Swimsuits have been put away. The weather is finally cooling off (well, a little bit). Kids are grumpily waking up at seven in the morning to get packed up and ready for class. Yes, it seems summer has run its course, and fall is upon us.
Most importantly, though, the arrival of fall brings a collection of new movies hoping to entertain audiences and be in the conversation for end of the year awards. Here are five highly anticipated movies that make waving goodbye to summer a lot less painful.
Writer/director Paul Thomas Anderson only makes a movie about once every five years, but when he does, it leaves an impact. His films are more like experiences, filled with unforgettable imagery and characters. With their long running times (only "Punch-Drunk Love" is under two hours) and often-strange moments, they can be a test for audiences. But they're always tests worth taking.
Five years after "There Will Be Blood," one of my favorite movies of all time, Anderson is finally returning to the screen with "The Master." The film follows a writer/philosopher who creates a cult-like religion that most definitely isn't Scientology. Controversy aside, "The Master" looks fascinating and it has brought together arguably Anderson's best cast so far, with Philip Seymour Hoffman, Joaquin Phoenix and Amy Adams in the lead roles. Combined with Anderson's typically mesmerizing images and Jonny Greenwood's uniquely hypnotic score, "The Master" has the potential to be the filmmaker's masterpiece.
Rian Johnson impressed a lot of people in 2005 with his debut feature, the high school detective noir "Brick." He impressed significantly fewer people with his sophomore effort, "The Brothers Bloom." If "Looper" is the writer/director's attempt at reconciliation, he seems to be on the right track.
The film follows a hit man (Joseph Gordon-Levitt) as he attempts to kill the future version of himself, who comes in the form of Bruce Willis. The plot, according to the trailers, seems to be an exciting combination of gangsters, time travel, future dystopias and some pretty sweet-looking action sequences. It could be wildly intricate and possibly confusing ("Brick" certainly was), but after a long summer of generic mindless blow-'em-ups, it'll be refreshing to see a movie that has some brains to go with its explosive booms.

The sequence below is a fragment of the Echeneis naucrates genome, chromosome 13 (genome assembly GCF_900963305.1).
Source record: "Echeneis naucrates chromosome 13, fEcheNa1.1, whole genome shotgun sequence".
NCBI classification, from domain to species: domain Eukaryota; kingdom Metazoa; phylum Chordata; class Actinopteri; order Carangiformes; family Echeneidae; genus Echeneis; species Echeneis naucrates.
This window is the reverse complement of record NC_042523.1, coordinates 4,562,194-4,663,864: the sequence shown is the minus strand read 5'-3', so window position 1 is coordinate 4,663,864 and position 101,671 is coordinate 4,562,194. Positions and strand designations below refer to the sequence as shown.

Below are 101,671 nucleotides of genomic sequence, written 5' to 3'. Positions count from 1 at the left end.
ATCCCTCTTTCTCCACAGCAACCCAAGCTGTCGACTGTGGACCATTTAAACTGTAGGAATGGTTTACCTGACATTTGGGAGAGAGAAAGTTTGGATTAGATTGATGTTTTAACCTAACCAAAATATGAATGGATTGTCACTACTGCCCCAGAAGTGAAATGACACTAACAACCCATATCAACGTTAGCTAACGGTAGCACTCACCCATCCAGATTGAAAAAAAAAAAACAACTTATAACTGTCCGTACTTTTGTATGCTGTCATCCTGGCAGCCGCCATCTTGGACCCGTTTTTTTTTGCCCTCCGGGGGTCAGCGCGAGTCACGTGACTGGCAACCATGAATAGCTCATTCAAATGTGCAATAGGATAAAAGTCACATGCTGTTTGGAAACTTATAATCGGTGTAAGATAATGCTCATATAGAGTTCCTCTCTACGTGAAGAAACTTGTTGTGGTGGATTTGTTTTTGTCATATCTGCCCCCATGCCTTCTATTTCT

Despite his past reputation as a massive superstar, Ben Affleck's career as a director has been comprised of very modest, but very effective, thrillers. "Gone Baby Gone" showed he could tell an emotionally complex story, and "The Town" flaunted his abilities with a larger cast, a larger budget and larger action. Now, Affleck has "Argo," a thriller that takes him out of his comfort zone of Boston and into the global universe of espionage. The film hasn't been insanely hyped, but the cast (featuring Bryan Cranston and "Friday Night Lights"' Kyle Chandler) is beyond solid, and the early festival buzz is full of praise. If the chatter is accurate (we'll find out Oct. 12), Affleck might finally push the memories of "Gigli" and "Daredevil" out of audiences' minds.
It's hard to believe there was a time when making another Bond movie seemed completely unfeasible. MGM, the franchise's studio, was bankrupt, and after "Casino Royale" seemed to resurrect Bond, the far less intelligent "Quantum of Solace" killed much of the buzz surrounding the new, grittier take on the character.
The world's most famous secret agent has proven himself difficult to kill in the past, however, and he's proven it again with this November's "Skyfall." The cast looks terrific, especially Javier Bardem as 007's nemesis (Bardem already owns the honor of being one of cinema's greatest bad guys thanks to "No Country for Old Men"), and the visuals look vivid and exciting. Surprising, considering director Sam Mendes has never done a conventional action movie. He has, however, won an Oscar, so I suppose that merits a good deal of trust.
It's not very often that people are more excited for a Disney animated film than one by Pixar. However, now that "Brave" has come and gone from theaters with surprisingly subdued praise and clamor, the table is set for Disney's video game-themed "Wreck-It Ralph" to become the cream of the animated crop.
The film, set for release Nov. 2, follows a video game villain (voiced by John C. Reilly) tired of being the bad guy who goes on a quest through several game universes to find his true calling. "Wreck-It Ralph" might not have the emotional depth of Pixar, but with great animation, clever jokes and a surprisingly large number of cameos by beloved video game characters (Q-Bert, Pac-Man ghosts and Bowser, just to name a few), it has the potential to be rich in entertainment and nostalgia.
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